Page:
Don't Look Now, But History Is On The Verge Of Repeating Itself

Posted: Aug 09, 2019 8:26 AM
Don't Look Now, But History Is On The Verge Of Repeating Itself

Source: AP Photo/Richard Drew

On Tuesday, I shared the history of past market swoons (courtesy of Bespoke Research). It followed the times the S&P 500 was down five days in a row and gapped down more than 1% the following Monday.  Interestingly, most of the time, the market rebounded above Monday’s opening trade (see table) over the course of the next week.

Oversold Bounces

Prior Week

Gap Down Open

Week from Open

March 9, 2009




August 8, 2011




September 12, 2011




November 21, 2013




June 24, 2013




August 24, 2015




February 8, 2016




May 13, 2019




August 5, 2019





Don’t look now, but history is on the verge of repeating itself. Moreover, those monster gaps created during Monday’s carnage are also on the verge of being filled.

Gaps are created between the difference in the opening price print from the close of the prior session. Large gaps of more than 1% take on technical significance. Routinely, the price of the underlying asset will reverse and go in the opposite direction where one gap has been filled.

However, when those gaps are filled and there is no directional change, it’s seen as an action signal: buy if it’s an upside gap and sell if it’s a downside gap.

Remarkable Bounce

Consider that the Dow Jones Industrial Average rallied almost 1,000 points higher from the early-morning lows of Wednesday, and it’s not even the best performer this week.

The S&P 500 and the NASDAQ have turned positive for the week, while the more dollar-sensitive Dow Jones Industrial Average continues to lag. The S&P 500 and the NASDAQ are within shouting distance of their respective gaps (Friday’s close), so that will be an earlier resistance.

Mind the Gap

Aug 2 Close

Aug 5 Open

Aug 7 Close

S&P 500








Dow Jones Industrial





What’s Moving the Market?

For all the exhaustive talk about Chinese trade and the Federal Reserve, corporate earnings are the real story of the week. The good ole-fashioned investing truism, where earnings drive the market, is playing out and saving the day. The biggest winners of the week have posted strong earnings and guidance or have released news that changed the fundamental story.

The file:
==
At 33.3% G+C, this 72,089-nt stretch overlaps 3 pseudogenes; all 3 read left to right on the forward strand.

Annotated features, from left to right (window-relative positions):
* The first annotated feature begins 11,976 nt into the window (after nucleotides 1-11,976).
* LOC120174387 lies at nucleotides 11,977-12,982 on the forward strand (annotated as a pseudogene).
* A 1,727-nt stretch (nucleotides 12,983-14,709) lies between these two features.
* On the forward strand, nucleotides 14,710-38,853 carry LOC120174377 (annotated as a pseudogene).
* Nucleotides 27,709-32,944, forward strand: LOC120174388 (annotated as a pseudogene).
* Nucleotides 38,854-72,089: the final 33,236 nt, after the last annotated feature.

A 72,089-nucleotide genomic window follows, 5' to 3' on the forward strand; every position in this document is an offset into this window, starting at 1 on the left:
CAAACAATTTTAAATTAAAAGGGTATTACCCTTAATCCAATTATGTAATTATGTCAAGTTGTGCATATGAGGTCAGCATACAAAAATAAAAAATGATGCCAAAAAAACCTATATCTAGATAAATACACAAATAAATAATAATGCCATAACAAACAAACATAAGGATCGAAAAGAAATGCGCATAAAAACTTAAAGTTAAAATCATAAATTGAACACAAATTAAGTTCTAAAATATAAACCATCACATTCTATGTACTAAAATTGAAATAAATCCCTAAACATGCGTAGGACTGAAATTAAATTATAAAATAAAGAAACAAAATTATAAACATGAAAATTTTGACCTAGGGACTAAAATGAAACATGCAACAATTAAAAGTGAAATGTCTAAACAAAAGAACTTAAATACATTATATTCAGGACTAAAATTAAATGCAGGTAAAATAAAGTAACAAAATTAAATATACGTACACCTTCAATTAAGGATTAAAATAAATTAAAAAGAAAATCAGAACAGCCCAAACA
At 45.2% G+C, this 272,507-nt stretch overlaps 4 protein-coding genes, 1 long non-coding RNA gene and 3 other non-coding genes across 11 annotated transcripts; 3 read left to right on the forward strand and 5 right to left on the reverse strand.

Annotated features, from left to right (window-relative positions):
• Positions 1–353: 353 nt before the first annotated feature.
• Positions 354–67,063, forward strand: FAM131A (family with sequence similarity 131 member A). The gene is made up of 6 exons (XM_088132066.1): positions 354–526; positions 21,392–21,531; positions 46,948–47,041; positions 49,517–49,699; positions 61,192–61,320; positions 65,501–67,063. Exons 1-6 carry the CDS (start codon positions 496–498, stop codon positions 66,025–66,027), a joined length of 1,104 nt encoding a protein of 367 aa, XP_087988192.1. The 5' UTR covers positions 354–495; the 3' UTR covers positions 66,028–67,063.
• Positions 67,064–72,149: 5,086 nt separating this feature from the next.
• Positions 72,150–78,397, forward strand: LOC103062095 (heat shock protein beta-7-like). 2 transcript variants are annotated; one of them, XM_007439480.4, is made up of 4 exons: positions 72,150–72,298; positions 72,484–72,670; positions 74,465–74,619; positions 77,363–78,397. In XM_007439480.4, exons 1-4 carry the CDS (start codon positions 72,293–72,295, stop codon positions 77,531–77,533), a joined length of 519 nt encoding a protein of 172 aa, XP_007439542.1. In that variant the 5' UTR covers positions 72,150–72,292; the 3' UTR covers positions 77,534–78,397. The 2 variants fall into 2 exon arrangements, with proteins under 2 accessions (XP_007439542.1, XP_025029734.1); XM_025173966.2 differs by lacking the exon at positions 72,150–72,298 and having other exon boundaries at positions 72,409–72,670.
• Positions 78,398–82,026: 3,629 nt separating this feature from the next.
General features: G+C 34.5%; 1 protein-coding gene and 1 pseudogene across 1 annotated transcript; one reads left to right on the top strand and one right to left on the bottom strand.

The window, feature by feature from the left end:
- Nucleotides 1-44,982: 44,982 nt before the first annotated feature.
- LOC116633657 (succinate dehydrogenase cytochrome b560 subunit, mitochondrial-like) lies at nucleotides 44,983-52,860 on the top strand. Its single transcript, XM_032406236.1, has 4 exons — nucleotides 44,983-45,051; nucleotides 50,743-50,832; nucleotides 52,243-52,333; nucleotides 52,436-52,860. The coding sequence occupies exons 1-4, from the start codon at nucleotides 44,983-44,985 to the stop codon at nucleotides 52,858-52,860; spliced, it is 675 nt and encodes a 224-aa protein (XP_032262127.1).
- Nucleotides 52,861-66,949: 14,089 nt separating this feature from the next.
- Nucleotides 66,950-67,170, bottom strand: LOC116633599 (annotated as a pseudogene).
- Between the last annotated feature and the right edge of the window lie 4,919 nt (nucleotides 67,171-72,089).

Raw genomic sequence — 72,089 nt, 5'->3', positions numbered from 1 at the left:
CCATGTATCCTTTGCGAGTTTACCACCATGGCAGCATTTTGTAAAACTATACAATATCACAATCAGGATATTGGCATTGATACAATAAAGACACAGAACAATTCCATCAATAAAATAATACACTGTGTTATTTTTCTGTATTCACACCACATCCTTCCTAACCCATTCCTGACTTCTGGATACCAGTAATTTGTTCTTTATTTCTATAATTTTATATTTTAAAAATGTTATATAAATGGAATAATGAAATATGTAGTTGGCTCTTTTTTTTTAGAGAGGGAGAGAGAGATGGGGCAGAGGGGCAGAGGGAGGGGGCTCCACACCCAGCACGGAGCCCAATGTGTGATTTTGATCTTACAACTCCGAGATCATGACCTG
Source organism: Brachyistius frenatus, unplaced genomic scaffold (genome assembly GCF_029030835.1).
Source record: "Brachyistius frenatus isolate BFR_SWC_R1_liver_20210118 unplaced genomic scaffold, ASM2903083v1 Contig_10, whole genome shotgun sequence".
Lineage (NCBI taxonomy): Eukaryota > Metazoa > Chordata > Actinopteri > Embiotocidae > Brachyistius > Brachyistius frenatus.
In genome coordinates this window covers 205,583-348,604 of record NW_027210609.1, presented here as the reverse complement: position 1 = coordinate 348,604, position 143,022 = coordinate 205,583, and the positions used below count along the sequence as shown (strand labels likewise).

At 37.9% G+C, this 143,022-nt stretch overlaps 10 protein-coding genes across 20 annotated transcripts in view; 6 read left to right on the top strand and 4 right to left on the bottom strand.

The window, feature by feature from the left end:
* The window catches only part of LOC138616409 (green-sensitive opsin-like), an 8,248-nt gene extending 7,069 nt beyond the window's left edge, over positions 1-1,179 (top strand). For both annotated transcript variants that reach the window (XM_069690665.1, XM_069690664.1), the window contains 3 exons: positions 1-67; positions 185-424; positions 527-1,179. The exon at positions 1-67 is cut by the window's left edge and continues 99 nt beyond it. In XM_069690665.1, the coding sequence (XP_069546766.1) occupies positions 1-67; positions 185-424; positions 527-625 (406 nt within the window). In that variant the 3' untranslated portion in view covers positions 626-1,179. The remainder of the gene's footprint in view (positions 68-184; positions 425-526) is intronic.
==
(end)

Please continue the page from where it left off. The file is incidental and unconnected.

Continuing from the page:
Conversely, those names that released financial results that missed or didn’t leave investors in awe pay an exorbitant price. After missing, these were just some of the names taken to the woodshed:

  • Green Dot (GDOT): -42%
  • Camping World Holdings (CWH): -16%
  • Kraft Heinz (KHC): -9%

While I think there has been a negative overreaction in many stocks, including a few in our model portfolio, investors have to grapple with holding them or moving on. Nonetheless, no one should let paper losses stop them from buying names that are working and have more upside potential.

S&P 500 Index


Communication Services (XLC)


Consumer Discretionary (XLY)


Consumer Staples (XLP)


Energy (XLE)


Financials (XLF)


Health Care (XLV)


Industrials (XLI)


Materials (XLB)


Real Estate (XLRE)


Technology (XLK)


Utilities (XLU)



The talking heads are going to continue to talk up a recession or some other cataclysmic event that destroys the stock market. We know they have the soapboxes, and that such chatter almost tripped the U.S. economy into a recession in December. 

On trade, I hope President Trump doesn’t apply those 10% tariffs on September 1, because we are winning the trade battle, despite American special interests cheering otherwise. There must be a window of negotiation, and a thaw should happen ahead of the September meeting.

Some Americans cheered the surprising bounce in Chinese exports as a sign that China has leverage.  There were increases:

  • European Union (EU): +6.5%
  • Association of Southeast Asian Nations (ASEAN): +15.6%
  • Korea: +9.2%
  • Taiwan: +19.9%
  • Australia: +1.1%

Declining Chinese Exports

  • U.S.: -6.5%
  • Japan: -4.1%

Look at ten years of Chinese exports, and last month was near the upper end of the range that initially peaked in late 2014. America’s market cannot be replaced. Over time, these numbers will tumble hard, especially as the pace of supply chain relocation picks up. I don’t think the goal is to hurt China’s economy, just to make them a fair partner. 

It’s up to China whether they want to do this or not, but we aren’t going to lose.